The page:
Faith CoLab: Tapestry of Faith: Moral Tales: A Program on Making Choices for Grades 2-3

Faith In Action: Short-term - Protecting Seals, Advocacy

Part of Moral Tales

Activity time: 15 minutes

Materials for Activity

  • Card stock or other paper for the children to make cards
  • Envelopes sized appropriately for cards or letters
  • Crayons, markers, pens and pencils
  • Contact information for Canadian officials
  • Newsprint, markers, and tape
  • Optional: Magazines with pictures of seals
  • Optional: Computer with internet access

Preparation for Activity

  • Explore the links in Leader Resources (Protecting Seals) in the Resources section for current information about the effort to end seal-hunting in Canada and actions the children can take.
  • Decide what form this short-term project will take. You might have the children write letters or make cards expressing their feelings about seal hunting and why it should be stopped. These could be sent to officials in the Canadian government or of countries that are considering outlawing seal products. They could make "thank you" cards to U.S. or Canadian officials or advocates who are working to end seal hunting in Canada, or to officials of countries that have outlawed trade in products made from seals. The children could write letters or make cards from the seals, expressing their feelings in first person.
  • Find out the names and addresses of Canadian government officials children can write to. Write their names and addresses on newsprint and post it, so the children can copy them onto letters, cards, and/or envelopes. An alternative would be to determine which countries were currently trying to ban the sale of seal products and write letters to their officials. Children could also write "thank you" letters to officials of countries that have agreed to ban seal product sales.
  • Place card-making/letter-writing materials and envelopes on work tables.
  • Optional: Have pictures and simple information available about seal hunting. You may be able to download a video onto a laptop, or access the internet during the session. IMPORTANT: Pictures and videos related to seal protection can be gruesome, showing animals being clubbed to death, skinned, or left as bloodied or skinned carcasses. Preview everything you plan to show the group.

Description of Activity

This project engages the children in acting from the empathy that they have experienced for the seals and the Seal Hunter. They will be given the opportunity to help protect seals from seal hunting in Canada by making cards or writing letters. If you are looking for a project that can involve the larger congregational community, read Faith in Action: Protecting Seals - Long-term, which provides guidance for engaging the children in an awareness and/or fundraising campaign.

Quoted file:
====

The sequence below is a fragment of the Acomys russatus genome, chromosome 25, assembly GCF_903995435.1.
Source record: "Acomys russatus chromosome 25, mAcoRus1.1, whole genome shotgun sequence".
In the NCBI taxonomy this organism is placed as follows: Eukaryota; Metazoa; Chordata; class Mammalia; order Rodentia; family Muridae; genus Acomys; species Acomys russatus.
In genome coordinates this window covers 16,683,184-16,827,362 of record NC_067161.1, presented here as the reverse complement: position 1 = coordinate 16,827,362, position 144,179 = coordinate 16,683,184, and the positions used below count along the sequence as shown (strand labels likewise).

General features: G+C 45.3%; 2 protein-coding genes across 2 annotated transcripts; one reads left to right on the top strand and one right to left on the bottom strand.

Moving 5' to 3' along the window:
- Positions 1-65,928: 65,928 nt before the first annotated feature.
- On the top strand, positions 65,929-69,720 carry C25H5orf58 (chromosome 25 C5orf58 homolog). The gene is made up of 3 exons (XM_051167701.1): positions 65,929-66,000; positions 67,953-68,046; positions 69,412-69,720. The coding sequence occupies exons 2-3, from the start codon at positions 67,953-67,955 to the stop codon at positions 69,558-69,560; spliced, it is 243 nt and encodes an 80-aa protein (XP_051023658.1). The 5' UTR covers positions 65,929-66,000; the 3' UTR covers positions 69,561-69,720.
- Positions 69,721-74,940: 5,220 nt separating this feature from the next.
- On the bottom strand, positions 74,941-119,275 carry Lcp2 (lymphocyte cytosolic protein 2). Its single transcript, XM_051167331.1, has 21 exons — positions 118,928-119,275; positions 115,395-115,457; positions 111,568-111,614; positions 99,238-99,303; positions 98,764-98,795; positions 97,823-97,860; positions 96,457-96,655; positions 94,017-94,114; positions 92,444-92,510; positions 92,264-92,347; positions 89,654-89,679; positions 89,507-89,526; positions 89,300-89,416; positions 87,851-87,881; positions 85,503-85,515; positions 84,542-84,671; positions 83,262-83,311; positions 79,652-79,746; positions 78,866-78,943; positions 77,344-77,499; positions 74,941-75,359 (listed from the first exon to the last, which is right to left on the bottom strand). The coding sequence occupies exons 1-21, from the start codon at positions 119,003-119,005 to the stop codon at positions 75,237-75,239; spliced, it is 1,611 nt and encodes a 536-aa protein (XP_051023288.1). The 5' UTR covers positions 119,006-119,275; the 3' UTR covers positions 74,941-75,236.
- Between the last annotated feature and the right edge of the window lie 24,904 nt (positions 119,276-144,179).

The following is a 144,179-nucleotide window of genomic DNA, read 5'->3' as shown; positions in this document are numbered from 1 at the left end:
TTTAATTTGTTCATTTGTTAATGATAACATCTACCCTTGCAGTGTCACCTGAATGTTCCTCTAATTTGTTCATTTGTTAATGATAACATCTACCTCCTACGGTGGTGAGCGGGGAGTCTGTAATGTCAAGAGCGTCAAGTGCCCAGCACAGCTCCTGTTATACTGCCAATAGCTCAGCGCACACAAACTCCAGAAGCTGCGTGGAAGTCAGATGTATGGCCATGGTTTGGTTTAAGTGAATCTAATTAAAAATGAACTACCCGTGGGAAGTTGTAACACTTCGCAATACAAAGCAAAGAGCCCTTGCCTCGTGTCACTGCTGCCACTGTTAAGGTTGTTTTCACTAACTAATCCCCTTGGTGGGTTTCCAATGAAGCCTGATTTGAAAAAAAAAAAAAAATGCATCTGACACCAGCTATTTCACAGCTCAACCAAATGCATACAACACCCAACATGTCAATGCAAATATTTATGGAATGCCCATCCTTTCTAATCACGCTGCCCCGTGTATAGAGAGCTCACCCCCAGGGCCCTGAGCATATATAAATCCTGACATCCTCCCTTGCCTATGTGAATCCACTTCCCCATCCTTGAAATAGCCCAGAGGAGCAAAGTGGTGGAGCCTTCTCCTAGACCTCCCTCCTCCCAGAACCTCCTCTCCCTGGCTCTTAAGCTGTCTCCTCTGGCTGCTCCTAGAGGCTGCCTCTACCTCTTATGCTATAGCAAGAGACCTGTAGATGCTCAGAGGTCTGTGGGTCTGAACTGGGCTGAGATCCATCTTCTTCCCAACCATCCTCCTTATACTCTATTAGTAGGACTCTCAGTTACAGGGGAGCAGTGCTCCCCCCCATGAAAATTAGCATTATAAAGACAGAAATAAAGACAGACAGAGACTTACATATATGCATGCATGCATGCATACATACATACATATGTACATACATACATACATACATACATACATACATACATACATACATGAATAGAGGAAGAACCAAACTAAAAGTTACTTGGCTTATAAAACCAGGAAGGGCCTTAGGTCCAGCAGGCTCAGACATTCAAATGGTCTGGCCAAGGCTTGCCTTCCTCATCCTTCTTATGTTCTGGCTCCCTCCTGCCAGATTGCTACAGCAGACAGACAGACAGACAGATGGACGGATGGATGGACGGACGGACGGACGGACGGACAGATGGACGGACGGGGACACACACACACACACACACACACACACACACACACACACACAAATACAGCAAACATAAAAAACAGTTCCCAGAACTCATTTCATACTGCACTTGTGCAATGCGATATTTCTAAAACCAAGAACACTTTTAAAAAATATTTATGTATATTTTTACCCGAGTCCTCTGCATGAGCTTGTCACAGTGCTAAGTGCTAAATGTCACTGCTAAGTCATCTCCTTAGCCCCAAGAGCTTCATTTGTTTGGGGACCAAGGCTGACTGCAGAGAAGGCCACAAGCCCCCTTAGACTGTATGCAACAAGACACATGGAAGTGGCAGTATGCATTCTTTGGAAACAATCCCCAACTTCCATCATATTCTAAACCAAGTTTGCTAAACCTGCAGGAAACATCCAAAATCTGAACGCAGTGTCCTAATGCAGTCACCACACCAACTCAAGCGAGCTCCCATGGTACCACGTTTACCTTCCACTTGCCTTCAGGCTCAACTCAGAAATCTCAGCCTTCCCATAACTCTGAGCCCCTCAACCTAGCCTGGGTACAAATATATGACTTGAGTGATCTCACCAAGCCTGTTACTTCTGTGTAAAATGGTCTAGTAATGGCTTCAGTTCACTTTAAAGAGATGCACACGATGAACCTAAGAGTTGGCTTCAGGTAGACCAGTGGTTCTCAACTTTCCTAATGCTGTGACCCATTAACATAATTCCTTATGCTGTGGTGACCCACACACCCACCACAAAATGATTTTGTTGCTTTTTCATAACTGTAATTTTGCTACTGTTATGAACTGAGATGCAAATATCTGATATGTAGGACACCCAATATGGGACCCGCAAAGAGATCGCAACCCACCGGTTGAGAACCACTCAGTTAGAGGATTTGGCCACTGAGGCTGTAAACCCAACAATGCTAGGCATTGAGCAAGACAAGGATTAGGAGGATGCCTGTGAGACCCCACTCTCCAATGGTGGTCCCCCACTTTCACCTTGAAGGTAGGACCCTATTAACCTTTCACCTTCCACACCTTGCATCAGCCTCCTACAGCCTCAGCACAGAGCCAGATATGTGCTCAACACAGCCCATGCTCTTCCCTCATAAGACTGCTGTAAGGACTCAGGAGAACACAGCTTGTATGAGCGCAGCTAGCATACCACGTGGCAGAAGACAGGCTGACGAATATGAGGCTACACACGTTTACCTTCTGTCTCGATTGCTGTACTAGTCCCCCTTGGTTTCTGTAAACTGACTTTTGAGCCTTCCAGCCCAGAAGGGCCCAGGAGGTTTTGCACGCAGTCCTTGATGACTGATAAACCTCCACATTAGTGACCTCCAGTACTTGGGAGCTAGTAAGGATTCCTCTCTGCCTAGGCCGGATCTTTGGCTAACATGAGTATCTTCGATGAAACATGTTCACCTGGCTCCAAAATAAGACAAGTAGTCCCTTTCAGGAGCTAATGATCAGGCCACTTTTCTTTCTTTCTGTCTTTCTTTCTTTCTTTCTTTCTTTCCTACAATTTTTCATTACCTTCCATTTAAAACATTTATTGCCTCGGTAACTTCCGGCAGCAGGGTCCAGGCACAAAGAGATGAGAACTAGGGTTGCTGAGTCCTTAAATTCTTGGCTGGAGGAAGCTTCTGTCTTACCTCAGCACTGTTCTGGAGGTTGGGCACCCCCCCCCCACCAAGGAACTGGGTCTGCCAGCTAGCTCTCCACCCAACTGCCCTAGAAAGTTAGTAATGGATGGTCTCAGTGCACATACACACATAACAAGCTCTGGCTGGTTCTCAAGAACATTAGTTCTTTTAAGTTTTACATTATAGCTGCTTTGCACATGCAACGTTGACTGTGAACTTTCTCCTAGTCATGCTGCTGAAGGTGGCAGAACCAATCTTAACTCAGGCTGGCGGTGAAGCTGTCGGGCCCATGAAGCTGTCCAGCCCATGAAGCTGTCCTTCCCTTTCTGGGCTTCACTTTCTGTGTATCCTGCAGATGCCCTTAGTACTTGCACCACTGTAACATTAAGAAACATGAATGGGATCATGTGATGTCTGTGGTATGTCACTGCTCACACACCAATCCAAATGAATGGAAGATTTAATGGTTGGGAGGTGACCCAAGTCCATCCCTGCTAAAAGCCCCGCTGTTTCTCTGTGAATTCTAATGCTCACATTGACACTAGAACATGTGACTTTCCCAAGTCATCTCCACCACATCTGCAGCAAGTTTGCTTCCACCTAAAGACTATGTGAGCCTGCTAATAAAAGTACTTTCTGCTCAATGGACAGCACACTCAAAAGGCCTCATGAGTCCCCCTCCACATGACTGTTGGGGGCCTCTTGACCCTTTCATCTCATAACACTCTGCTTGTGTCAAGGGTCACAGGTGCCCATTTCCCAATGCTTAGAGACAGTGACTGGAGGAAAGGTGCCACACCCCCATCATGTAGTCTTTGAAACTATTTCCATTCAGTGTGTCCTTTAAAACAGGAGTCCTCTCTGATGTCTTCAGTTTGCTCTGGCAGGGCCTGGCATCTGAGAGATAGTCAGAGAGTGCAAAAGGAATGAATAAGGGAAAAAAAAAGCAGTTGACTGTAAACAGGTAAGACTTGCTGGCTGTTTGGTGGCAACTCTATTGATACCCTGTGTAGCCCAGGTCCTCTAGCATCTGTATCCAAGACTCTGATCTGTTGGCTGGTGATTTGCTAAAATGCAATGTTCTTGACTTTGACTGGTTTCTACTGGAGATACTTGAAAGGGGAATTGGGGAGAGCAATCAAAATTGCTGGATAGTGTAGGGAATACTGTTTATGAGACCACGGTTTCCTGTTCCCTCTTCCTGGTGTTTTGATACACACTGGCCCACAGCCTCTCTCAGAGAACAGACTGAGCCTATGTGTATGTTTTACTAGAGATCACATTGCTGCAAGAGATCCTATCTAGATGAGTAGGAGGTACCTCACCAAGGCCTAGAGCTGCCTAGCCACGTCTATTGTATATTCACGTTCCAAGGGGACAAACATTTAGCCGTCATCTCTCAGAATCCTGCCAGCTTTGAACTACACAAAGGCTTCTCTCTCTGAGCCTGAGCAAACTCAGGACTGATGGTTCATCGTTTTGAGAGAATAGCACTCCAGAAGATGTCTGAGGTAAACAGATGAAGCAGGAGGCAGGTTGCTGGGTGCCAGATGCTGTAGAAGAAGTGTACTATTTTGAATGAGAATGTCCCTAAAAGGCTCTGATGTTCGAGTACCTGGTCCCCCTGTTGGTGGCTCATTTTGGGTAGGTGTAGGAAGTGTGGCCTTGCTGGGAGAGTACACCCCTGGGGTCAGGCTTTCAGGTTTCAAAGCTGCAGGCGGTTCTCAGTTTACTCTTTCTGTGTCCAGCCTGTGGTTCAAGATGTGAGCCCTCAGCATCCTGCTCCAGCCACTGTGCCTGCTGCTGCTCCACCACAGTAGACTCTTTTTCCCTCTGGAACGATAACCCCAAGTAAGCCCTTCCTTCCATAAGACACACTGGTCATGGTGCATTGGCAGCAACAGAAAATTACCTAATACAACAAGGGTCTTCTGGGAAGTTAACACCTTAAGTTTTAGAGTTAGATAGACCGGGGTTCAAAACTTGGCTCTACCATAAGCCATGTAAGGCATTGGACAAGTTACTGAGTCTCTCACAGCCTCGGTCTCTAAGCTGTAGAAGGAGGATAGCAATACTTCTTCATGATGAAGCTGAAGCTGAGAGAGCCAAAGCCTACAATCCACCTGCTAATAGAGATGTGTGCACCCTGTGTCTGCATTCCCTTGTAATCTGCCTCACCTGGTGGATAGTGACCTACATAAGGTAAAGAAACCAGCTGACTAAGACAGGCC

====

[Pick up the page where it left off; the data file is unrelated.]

Gather the children around the tables where they will work. Remind them that as Unitarian Universalists we try to put our faith into action. Suggest that after learning about empathy and caring we want to use our new feelings to help make the world a better place. Suggest that if children want to help to protect seals that are still being hunted, they can write letters to people in Canada who have the power to make a law against seal hunting. Or, if you prefer, suggest the children write to thank officials or advocates who are working to end seal hunting and trade in products made from seals.

You may wish to tell the children that seal hunting still goes on and that the largest seal hunt happens each spring in Canada , just after new seals are born. Give them as much information as you think will be helpful but not overwhelming or unnecessarily upsetting. Tell the children that many organizations and individuals are working hard to convince the Canadian government to outlaw seal hunting and to convince other countries to stop buying products made of seal parts.

Including All Participants

At this age, children in a group may have a wide range of abilities in terms of writing. Offer children the option of illustrating a card and dictating the words they want to say to an adult or an older child. Children who do not wish to make or write a card can be invited to draw a scene from the story or one of the role play scenarios.